Darkness in the Gospel of John
At first, it may seem like a stretch to believe that the narrator of John mentioning that Nicodemus came to Jesus in the night has any real significance. However, one has to take the entire Gospel of John into account.
Recall that at the very beginning of John we are told "In him (Jesus) was life and the life was the light of all people. The light shines in the darkness, and the darkness did not overcome it." (John 1:4-5) This is a clue that, throughout this gospel, the reader should look for scenes that involve light and scenes that involve darkness. It is setting the stage for the whole gospel.
If that isn't enough, look at John 13:30. Judas leaves to go and betray Jesus and prepare to hand him over to be killed. This is the moment that was foreshadowed as the main conflict in this gospel. This is the most evil moment in this gospel. And what does the narrator of John tell us right after Judas goes out to betray Jesus? "And it was night." It doesn't get more ominous than that, does it?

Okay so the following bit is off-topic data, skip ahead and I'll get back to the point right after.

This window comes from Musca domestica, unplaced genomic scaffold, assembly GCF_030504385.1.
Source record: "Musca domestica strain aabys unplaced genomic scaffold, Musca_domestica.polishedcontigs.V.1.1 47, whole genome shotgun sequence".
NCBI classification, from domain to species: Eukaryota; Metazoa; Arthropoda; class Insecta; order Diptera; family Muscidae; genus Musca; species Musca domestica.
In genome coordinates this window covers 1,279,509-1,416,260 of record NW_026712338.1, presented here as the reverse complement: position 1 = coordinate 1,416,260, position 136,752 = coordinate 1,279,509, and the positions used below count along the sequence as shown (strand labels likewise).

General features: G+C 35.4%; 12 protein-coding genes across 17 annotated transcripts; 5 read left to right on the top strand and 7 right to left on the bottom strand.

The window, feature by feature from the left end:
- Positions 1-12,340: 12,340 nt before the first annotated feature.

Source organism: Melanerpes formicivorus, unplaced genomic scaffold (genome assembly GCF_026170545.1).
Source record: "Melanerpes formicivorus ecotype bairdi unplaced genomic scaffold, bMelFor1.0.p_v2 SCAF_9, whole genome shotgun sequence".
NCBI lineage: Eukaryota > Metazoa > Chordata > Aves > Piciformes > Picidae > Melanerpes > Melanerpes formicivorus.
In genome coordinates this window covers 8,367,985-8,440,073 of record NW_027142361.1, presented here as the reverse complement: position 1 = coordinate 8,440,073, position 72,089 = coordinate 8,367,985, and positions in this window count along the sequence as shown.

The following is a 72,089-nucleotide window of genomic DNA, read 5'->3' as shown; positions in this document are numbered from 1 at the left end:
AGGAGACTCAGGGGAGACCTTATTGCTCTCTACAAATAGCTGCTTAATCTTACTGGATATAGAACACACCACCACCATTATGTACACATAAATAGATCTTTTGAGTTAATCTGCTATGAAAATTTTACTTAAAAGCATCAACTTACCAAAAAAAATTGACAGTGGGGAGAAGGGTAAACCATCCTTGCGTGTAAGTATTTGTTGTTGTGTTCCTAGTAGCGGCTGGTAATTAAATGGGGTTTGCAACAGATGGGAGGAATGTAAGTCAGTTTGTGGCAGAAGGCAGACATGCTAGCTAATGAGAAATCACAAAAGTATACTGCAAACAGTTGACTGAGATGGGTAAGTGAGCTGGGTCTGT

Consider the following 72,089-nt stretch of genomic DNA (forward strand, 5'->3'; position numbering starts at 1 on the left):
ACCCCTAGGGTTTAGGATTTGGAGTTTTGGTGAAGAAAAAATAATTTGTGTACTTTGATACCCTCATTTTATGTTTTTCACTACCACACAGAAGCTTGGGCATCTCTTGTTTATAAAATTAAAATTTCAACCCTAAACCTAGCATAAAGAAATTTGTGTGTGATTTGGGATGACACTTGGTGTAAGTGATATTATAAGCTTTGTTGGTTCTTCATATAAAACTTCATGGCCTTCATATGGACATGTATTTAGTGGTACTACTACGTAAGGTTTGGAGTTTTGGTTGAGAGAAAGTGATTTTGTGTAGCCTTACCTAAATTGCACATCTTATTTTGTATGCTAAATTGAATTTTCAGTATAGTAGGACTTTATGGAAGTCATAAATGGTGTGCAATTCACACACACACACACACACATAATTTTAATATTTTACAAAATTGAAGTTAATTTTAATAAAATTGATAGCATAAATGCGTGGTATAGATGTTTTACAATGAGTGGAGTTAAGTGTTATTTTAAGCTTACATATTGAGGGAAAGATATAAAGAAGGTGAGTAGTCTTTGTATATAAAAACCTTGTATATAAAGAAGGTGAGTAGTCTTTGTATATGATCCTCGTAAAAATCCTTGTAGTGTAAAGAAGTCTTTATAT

If you still aren't convinced that this is an intentional theme in John, turn to the garden scene in John 18, where Jesus is arrested. The narrator makes sure to point out that the soldiers came with "torches and lanterns," another sign that darkness is still reigning in this most evil of events.
When you see "night" or "darkness" in the gospel of John, most likely, someone is about to betray their ignorance of what God is doing in Jesus.